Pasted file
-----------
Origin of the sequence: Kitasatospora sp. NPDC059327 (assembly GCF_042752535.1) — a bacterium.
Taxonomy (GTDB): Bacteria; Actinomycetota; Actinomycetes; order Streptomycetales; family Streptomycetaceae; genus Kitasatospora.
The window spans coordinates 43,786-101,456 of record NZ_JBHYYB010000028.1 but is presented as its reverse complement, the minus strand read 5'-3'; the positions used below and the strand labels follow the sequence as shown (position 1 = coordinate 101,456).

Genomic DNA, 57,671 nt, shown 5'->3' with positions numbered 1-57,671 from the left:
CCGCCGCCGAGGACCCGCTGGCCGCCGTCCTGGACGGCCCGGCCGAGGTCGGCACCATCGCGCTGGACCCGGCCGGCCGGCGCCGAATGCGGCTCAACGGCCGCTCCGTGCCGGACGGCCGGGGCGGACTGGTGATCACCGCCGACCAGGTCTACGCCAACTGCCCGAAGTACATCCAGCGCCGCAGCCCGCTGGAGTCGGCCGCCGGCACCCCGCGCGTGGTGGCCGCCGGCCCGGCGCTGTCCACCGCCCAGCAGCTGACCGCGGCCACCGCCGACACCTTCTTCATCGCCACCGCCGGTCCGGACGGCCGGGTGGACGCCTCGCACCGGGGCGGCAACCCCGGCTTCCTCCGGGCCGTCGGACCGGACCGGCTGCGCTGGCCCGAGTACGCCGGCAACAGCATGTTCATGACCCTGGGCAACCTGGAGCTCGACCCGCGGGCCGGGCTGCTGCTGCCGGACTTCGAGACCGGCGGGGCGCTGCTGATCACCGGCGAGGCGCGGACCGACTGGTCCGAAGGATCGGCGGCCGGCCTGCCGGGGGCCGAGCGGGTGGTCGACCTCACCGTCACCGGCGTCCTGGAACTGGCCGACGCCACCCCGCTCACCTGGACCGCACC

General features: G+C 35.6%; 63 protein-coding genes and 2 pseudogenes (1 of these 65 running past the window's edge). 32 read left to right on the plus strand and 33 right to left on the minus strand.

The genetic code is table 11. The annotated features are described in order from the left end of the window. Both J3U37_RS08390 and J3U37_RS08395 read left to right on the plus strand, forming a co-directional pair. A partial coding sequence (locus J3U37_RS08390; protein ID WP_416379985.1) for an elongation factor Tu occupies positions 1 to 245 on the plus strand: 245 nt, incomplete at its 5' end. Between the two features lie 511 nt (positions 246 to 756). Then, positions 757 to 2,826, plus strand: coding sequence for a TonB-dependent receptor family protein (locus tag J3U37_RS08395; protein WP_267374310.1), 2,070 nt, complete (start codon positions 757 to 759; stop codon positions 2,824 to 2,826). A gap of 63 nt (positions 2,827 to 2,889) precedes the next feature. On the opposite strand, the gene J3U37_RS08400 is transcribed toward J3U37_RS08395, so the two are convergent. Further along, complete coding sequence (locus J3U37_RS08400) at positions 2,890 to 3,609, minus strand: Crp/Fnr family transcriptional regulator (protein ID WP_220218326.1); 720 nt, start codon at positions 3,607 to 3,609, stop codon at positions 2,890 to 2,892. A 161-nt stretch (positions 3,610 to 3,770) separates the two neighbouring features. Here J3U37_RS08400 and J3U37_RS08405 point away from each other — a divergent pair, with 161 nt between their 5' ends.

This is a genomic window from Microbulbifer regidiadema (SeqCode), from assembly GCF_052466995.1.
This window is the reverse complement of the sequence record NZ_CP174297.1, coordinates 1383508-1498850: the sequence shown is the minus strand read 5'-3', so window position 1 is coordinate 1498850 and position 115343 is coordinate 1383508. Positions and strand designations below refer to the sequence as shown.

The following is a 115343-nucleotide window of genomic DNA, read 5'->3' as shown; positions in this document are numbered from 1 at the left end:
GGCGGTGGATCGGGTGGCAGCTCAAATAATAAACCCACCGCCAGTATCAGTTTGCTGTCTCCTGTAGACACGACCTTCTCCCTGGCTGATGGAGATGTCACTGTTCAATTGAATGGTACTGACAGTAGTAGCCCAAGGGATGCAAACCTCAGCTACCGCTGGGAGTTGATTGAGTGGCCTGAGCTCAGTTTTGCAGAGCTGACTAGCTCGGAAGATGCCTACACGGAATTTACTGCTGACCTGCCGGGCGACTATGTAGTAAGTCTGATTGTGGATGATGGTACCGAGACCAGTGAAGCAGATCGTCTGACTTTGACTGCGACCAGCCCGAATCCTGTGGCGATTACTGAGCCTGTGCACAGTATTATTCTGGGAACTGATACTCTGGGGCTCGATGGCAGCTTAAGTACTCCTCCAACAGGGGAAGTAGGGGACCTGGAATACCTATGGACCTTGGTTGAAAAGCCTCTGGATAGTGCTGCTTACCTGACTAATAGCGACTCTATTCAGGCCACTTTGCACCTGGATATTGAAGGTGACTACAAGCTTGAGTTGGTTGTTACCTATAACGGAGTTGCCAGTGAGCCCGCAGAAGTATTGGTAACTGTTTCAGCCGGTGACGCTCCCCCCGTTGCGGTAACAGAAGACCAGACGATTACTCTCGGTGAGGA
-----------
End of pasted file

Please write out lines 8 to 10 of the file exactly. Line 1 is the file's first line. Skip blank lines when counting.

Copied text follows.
This is a genomic window from Microbulbifer regidiadema (SeqCode), from assembly GCF_052466995.1.
This window is the reverse complement of the sequence record NZ_CP174297.1, coordinates 1383508-1498850: the sequence shown is the minus strand read 5'-3', so window position 1 is coordinate 1498850 and position 115343 is coordinate 1383508. Positions and strand designations below refer to the sequence as shown.

The following is a 115343-nucleotide window of genomic DNA, read 5'->3' as shown; positions in this document are numbered from 1 at the left end: